Researchers at the Hebrew University of Jerusalem have found a gene, which is linked with susceptibility to chronic pain caused by nerve injury in humans.
Darvasi and an international team of researchers that included Prof. Marshall Devor of the Hebrew University and Canadian and European scientists undertook two fine-mapping approaches to narrow down the chromosomal locus to an interval of 155 genes.
By applying bioinformatics approaches and whole genome microarray analysis, they then were able to confidently identify a single gene, Cacgn2, as the likely candidate.
To further test the potential role for Cacgn2 in chronic pain, the authors utilized a mouse strain harbouring a mutant version of the gene that had previously been used in epilepsy research.
In testing the mice for behavioural and electrophysiological characteristics of chronic pain, they found that, the observations were consistent with a functional role for Cacgn2 in pain, even though it might be modest.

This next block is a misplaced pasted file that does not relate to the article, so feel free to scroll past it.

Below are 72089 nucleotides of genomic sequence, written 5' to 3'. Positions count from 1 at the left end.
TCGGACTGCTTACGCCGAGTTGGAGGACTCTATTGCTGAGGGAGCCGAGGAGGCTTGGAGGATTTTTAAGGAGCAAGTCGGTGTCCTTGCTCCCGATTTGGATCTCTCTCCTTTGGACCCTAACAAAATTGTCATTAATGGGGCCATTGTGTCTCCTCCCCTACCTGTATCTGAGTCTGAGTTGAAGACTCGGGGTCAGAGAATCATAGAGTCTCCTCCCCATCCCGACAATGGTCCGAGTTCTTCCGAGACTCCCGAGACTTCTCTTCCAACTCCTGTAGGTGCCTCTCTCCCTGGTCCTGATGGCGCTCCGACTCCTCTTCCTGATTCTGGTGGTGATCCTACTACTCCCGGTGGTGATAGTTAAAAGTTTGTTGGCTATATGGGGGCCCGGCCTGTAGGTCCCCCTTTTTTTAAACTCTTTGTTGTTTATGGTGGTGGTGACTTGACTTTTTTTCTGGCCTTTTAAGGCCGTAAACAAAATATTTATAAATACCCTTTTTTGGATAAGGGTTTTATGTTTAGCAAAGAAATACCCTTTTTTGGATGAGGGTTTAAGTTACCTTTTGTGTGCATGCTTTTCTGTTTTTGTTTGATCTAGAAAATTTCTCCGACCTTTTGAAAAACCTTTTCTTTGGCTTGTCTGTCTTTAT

However, the question still remained as to whether the human version of the gene also is important for chronic pain.
Analysing a cohort of breast cancer patients who experienced chronic pain half a year or more after they that had undergone removal or partial removal of a breast, they found that genetic variants of Cacng2 were significantly associated with this chronic pain.
"The immediate significance is the mere awareness that differences in pain perception may have a genetic predisposition. Our discovery may provide insights for treating chronic pain through previously unthought-of mechanisms," explained Darvasi.
The reports are published online in Genome Research (www.genome.org). (ANI)